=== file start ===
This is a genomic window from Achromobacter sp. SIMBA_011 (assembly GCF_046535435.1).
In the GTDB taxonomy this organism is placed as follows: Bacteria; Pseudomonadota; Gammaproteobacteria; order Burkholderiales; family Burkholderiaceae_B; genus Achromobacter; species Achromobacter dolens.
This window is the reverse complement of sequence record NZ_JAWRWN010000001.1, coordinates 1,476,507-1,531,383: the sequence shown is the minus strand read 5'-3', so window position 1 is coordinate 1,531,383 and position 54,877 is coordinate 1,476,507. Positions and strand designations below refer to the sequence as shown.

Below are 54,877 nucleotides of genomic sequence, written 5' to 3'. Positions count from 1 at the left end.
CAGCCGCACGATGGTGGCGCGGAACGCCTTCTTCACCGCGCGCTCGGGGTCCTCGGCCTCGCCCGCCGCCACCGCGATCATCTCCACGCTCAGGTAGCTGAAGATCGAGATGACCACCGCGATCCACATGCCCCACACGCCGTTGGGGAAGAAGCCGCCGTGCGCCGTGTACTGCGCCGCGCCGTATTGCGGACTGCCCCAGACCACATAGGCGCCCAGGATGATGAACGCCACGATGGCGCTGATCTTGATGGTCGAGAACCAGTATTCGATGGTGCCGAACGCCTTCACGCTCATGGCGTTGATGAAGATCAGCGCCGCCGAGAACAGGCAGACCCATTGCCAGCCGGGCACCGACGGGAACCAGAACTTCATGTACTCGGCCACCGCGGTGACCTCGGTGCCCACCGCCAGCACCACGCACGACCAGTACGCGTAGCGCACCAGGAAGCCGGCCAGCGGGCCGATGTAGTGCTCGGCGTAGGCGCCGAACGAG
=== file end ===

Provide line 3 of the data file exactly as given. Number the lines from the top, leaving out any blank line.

This window is the reverse complement of sequence record NZ_JAWRWN010000001.1, coordinates 1,476,507-1,531,383: the sequence shown is the minus strand read 5'-3', so window position 1 is coordinate 1,531,383 and position 54,877 is coordinate 1,476,507. Positions and strand designations below refer to the sequence as shown.